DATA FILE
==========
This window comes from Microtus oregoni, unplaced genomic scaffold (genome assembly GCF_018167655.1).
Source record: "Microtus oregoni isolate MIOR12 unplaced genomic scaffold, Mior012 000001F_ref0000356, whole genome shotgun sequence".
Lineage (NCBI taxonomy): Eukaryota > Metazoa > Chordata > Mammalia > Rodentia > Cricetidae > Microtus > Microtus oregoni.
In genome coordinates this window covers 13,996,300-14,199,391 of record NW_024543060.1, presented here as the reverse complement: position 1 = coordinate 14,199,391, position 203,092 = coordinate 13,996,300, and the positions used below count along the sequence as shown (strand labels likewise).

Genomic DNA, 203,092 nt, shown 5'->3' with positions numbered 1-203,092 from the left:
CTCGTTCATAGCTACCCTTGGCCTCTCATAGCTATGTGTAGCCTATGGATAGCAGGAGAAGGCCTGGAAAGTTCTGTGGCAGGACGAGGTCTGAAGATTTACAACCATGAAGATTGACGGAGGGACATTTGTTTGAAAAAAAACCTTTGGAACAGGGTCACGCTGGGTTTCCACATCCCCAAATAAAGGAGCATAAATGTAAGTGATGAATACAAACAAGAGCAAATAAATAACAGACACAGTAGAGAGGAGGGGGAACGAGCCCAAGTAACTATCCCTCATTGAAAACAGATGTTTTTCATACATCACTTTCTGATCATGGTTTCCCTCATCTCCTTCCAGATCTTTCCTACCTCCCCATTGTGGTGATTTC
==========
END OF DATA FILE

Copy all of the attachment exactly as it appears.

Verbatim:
This window comes from Microtus oregoni, unplaced genomic scaffold (genome assembly GCF_018167655.1).
Source record: "Microtus oregoni isolate MIOR12 unplaced genomic scaffold, Mior012 000001F_ref0000356, whole genome shotgun sequence".
Lineage (NCBI taxonomy): Eukaryota > Metazoa > Chordata > Mammalia > Rodentia > Cricetidae > Microtus > Microtus oregoni.
In genome coordinates this window covers 13,996,300-14,199,391 of record NW_024543060.1, presented here as the reverse complement: position 1 = coordinate 14,199,391, position 203,092 = coordinate 13,996,300, and the positions used below count along the sequence as shown (strand labels likewise).

Genomic DNA, 203,092 nt, shown 5'->3' with positions numbered 1-203,092 from the left:
CTCGTTCATAGCTACCCTTGGCCTCTCATAGCTATGTGTAGCCTATGGATAGCAGGAGAAGGCCTGGAAAGTTCTGTGGCAGGACGAGGTCTGAAGATTTACAACCATGAAGATTGACGGAGGGACATTTGTTTGAAAAAAAACCTTTGGAACAGGGTCACGCTGGGTTTCCACATCCCCAAATAAAGGAGCATAAATGTAAGTGATGAATACAAACAAGAGCAAATAAATAACAGACACAGTAGAGAGGAGGGGGAACGAGCCCAAGTAACTATCCCTCATTGAAAACAGATGTTTTTCATACATCACTTTCTGATCATGGTTTCCCTCATCTCCTTCCAGATCTTTCCTACCTCCCCATTGTGGTGATTTC